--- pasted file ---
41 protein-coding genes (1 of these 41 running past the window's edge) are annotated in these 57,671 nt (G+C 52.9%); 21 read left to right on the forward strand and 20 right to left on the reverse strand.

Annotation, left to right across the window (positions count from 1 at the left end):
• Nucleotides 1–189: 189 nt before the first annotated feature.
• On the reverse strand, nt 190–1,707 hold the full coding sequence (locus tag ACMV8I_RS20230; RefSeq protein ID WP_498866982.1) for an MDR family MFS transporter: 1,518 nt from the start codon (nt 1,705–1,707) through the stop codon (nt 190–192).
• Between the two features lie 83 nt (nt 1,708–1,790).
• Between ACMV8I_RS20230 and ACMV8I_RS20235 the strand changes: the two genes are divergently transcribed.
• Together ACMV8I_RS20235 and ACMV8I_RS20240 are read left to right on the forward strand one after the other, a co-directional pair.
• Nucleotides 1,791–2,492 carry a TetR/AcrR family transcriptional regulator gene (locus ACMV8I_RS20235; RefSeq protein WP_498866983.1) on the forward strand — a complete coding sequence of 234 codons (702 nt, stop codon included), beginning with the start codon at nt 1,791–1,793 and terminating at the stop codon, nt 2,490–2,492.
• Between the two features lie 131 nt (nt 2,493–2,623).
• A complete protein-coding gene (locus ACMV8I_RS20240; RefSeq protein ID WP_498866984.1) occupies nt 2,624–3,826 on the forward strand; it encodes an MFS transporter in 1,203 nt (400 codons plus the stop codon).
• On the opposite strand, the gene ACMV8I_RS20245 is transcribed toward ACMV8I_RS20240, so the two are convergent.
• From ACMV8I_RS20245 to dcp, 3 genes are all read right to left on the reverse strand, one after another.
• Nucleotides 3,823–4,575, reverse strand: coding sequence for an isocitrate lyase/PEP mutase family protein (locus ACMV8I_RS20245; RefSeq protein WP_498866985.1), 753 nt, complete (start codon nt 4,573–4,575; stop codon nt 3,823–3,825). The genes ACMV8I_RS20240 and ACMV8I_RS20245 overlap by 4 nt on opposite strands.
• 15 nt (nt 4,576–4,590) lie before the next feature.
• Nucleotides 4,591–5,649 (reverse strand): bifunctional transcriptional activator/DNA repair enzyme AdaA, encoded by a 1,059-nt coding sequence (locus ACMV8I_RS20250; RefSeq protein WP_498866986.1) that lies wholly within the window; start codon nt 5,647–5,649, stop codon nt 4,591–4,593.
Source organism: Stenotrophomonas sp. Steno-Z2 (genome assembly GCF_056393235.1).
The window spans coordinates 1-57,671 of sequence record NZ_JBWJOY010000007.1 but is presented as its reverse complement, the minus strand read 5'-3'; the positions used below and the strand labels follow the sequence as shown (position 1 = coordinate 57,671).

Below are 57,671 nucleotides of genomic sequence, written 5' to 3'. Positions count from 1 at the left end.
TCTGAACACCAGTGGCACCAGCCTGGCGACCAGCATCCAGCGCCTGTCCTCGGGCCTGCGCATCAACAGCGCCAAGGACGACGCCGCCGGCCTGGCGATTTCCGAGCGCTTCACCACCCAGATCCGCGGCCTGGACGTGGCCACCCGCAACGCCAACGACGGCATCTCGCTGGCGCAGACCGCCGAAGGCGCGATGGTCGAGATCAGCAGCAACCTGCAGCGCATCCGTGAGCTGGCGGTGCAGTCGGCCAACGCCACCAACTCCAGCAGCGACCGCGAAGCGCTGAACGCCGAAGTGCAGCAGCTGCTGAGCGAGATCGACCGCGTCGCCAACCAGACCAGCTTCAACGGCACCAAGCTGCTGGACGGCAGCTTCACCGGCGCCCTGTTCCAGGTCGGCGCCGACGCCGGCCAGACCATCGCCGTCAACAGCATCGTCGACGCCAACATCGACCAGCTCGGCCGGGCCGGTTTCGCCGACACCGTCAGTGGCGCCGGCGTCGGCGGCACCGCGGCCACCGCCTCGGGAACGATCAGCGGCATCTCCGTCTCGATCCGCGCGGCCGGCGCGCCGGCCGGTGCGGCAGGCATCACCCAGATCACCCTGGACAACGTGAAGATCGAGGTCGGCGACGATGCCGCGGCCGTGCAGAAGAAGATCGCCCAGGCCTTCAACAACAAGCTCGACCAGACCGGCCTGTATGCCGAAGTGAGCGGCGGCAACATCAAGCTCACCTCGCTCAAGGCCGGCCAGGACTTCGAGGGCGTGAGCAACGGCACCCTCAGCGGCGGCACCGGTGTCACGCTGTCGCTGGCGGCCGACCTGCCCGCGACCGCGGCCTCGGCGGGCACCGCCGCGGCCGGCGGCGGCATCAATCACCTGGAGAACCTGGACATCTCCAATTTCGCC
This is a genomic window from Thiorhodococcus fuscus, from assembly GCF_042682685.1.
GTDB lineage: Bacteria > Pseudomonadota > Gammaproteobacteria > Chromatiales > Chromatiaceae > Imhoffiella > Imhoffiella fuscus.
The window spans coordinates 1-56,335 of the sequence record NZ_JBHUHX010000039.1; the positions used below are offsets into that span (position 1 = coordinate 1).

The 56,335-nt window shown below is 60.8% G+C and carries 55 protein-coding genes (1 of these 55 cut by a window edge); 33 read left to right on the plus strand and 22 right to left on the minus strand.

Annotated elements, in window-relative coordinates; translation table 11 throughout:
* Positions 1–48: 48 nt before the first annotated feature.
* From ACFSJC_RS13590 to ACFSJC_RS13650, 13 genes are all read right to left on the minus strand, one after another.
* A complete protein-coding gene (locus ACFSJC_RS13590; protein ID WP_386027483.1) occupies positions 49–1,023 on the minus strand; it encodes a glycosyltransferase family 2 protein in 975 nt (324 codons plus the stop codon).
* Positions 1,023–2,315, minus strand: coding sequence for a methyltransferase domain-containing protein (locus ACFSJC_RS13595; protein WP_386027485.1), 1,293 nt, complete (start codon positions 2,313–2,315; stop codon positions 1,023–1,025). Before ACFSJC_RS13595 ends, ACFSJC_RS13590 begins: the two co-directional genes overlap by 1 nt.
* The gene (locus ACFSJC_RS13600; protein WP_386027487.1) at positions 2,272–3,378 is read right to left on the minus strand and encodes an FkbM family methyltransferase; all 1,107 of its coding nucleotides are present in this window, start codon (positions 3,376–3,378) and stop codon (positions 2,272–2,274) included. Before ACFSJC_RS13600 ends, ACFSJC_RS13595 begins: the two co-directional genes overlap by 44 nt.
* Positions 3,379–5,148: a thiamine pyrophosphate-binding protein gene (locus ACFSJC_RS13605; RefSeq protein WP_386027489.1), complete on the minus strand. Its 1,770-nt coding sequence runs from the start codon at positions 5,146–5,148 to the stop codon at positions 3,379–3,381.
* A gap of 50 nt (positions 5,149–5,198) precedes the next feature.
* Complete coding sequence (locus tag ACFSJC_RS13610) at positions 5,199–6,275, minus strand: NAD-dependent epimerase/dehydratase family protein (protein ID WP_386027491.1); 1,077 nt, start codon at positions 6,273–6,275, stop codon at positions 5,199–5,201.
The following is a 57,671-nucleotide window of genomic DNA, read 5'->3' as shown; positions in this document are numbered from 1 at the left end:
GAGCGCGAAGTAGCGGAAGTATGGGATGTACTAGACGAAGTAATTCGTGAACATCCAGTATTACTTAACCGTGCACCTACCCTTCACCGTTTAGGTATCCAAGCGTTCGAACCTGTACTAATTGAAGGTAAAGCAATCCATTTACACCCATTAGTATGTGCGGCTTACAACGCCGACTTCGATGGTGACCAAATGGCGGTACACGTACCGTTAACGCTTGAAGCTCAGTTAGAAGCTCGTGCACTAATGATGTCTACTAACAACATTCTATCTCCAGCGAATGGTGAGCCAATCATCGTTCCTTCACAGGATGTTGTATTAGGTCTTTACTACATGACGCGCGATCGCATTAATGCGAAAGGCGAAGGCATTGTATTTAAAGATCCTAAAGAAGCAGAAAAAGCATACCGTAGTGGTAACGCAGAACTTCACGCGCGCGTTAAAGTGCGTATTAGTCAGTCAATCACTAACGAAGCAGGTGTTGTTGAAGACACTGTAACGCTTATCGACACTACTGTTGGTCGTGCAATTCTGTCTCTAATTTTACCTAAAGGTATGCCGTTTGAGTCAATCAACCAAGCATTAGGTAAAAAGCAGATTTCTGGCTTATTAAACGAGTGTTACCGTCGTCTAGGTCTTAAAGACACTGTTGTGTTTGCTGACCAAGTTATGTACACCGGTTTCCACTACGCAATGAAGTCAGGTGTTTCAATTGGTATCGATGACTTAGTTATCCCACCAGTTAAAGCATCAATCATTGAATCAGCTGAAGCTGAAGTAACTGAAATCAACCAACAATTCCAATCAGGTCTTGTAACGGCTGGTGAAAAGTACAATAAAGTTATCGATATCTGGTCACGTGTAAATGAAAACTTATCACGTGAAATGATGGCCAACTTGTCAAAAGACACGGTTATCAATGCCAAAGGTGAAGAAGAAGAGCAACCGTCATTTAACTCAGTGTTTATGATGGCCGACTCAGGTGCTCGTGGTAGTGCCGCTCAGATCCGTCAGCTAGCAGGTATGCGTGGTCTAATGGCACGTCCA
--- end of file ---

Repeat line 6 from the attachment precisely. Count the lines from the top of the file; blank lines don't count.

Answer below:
• Between ACMV8I_RS20230 and ACMV8I_RS20235 the strand changes: the two genes are divergently transcribed.